9 Really Useful Tips

Want to improve your writing?  Try these suggestions culled from my decades at the craft:

1. With few exceptions, stay in the moment. Use your chronology and don’t get ahead of it.

2. Don’t save anything for later. Bring whatever you have right here, right now.

3. Each time a character appears on-stage, some aspect must deepen. Characters develop vertically.

4. Every chapter, every paragraph must relate to the theme. The theme is what the story is about: love, war, jealousy, revenge . . .

5. Every chapter, every paragraph must move the action forward.  You need a firm command of where the story is going so you can arrange the pieces in a way that allows the reader to discover things for himself.  Don’t tell the reader anything. Just set him on your shoulder and off you go, the story unfolding before you.

6. All meaning must be imbedded in action. Don’t deliver any lectures or philosophy lessons telling the reader what you want him to know. He has to discover this through the action. Similarly, don’t weight the story down with description.

7. Use all your senses. Taste it. Smell it. Hear it. See it. Touch it.

8. Tell it straight, as if talking to a five-year-old.

9. Finally, if something is really not going well, walk away. And don’t come back until you’re ready to see the thing with new eyes: reset, reinvent, reappraise.

Comments welcome and edited to include first names only, and website, if provided; never your email. Photo credit: bighappyfunhouse.com.

At the End of the Day

I have seen the face of heaven, and it is a fortieth high school reunion.

Forty years is a lot of river gone by. Divorce, disease, death, disappointment—there was plenty of it. But there were also the good things: the kids, the jobs, the marriages, the promotions, the fortunes, and even—the serious fortune. Some were grandparents. Many had retired. Some had careers that were still rising. One was dancing the tango in Argentina. One wants to open a B&B. One lives on the top of Victoria Peak in Hong Kong. Another of us had been to see her—twice.  What had life dealt you and where are you today? The stories came, all night long.

Where’s the rabbit hole we fell into?

And yes, the former boyfriend was there too, with his wife who seemed terrific. He’s an ophthalmologist, and a good one, people said, and he just took a position at Stanford. I wondered what he could see when he looked into a person’s eyes. There was no time to ask him. His own eyes, his wife’s eyes—in fact, when you got right down to it, everyone’s eyes were killers. Especially those that peered out at you from a ruined face. Life is so arbitrary.

The bar did a business. And then there was the stage, with the microphone in heavy use at the madcap attempts at order.   There was laughter. Shock and recognition, all night long. Lipstick rubbed from cheeks. A video. A slipping out to the parking lot. A slipping back. Don’t think I didn’t see that. An impromptu madrigal experience. Notes compared on who still did music and who did not.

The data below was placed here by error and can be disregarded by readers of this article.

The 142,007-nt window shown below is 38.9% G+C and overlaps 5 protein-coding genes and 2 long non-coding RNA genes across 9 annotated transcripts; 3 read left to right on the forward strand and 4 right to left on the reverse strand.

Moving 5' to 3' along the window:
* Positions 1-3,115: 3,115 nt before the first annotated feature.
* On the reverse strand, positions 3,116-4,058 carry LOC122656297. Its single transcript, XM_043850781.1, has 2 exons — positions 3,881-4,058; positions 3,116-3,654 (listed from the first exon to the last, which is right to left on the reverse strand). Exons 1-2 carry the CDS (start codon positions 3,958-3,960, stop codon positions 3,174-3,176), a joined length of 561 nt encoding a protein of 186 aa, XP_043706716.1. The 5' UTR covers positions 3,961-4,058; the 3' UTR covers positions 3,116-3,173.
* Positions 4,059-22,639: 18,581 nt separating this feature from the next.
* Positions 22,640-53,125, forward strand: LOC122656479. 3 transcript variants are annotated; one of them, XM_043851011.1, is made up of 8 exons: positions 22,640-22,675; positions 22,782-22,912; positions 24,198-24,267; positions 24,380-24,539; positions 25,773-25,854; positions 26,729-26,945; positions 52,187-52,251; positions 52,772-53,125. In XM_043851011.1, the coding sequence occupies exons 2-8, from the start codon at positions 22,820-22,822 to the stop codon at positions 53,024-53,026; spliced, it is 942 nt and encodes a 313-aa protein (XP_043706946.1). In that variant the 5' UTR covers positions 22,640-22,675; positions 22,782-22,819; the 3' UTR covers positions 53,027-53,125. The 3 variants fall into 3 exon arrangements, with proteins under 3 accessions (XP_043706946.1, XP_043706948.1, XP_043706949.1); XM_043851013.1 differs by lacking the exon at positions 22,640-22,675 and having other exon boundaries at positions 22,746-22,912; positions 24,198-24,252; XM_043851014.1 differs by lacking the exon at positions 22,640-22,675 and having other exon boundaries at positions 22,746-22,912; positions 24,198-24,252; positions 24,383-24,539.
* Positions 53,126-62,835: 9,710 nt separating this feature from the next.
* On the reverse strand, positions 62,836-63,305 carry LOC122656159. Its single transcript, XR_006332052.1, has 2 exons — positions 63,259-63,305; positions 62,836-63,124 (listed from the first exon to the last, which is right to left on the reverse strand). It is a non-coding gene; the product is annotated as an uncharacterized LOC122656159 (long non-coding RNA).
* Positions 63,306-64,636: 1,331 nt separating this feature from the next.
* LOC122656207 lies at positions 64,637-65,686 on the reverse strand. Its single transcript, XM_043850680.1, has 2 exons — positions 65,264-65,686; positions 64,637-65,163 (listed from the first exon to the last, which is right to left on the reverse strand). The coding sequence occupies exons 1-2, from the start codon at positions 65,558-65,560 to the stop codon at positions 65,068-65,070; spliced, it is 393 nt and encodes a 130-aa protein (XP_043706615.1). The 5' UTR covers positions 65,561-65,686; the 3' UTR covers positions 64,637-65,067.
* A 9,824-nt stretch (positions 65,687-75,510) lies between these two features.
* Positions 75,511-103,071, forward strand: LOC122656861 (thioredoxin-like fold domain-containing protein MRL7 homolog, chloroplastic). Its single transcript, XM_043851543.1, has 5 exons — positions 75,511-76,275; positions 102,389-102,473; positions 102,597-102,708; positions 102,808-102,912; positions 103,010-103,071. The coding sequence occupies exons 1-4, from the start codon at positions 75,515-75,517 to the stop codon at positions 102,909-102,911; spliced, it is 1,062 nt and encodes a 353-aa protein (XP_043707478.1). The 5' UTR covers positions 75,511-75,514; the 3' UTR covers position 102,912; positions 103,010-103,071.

Some hadn’t changed even a tiny bit. And some turned out wholly different than I would have imagined. White dinner jacket? White pony tail? Wild enthusiasm for just about everything? From what wellspring do you drink, sir, and where can I find it? And yes: weep not. She loved you.

Or how about that fellow who delivered a drink to a fetching gal, napkin folded over his presenting arm like a waiter. “You know I always take care of you,” he said.

And how about the psychiatrist who pulled up a chair and listened to another’s tale of a rough time. It was so skilful. It was so kind.

There was a lot of talent in that room, a lot of compassion. “If only I had known” was a common refrain. Even the ones you might have thought, back in high school, didn’t know your name were happy to see you. Come on, sit down. Tell me all.

Oh, the half sentences. Oh, the innuendos. The things I would mull later, wishing for the chance to cross-examine.

And how about that conversation in the ladies’ room where we took score, once and for all: who had sex in high school, and who did not.

Oh, the dreams that didn’t happen. Oh, the dreams that did.

And then there was one who told me, my face in his opened palms, his darling wife not far: “I’d do anything for you.” I did not see that one coming.

Now, what can a writer learn from all this?

In the real world, people are complicated and lead rich and varied lives, with layers yet to be revealed. On the page, we must strive for the same surprising complexity in our characters.

And, what are those characters doing? What do they want?  Where’s the story? That’s what your reader seeks, why he comes around. Not for your pretty sentences. Not really for your acuity or invention. Not even for what he may learn. Most of all, end of the day, your reader wants to know what happened next.

Comments welcome and edited to include first names only, and website, if provided; never your email. Photo credits: rabbit by Paul Beattie; Central Park statute of Alice in Wonderland by Kiki Maraschino.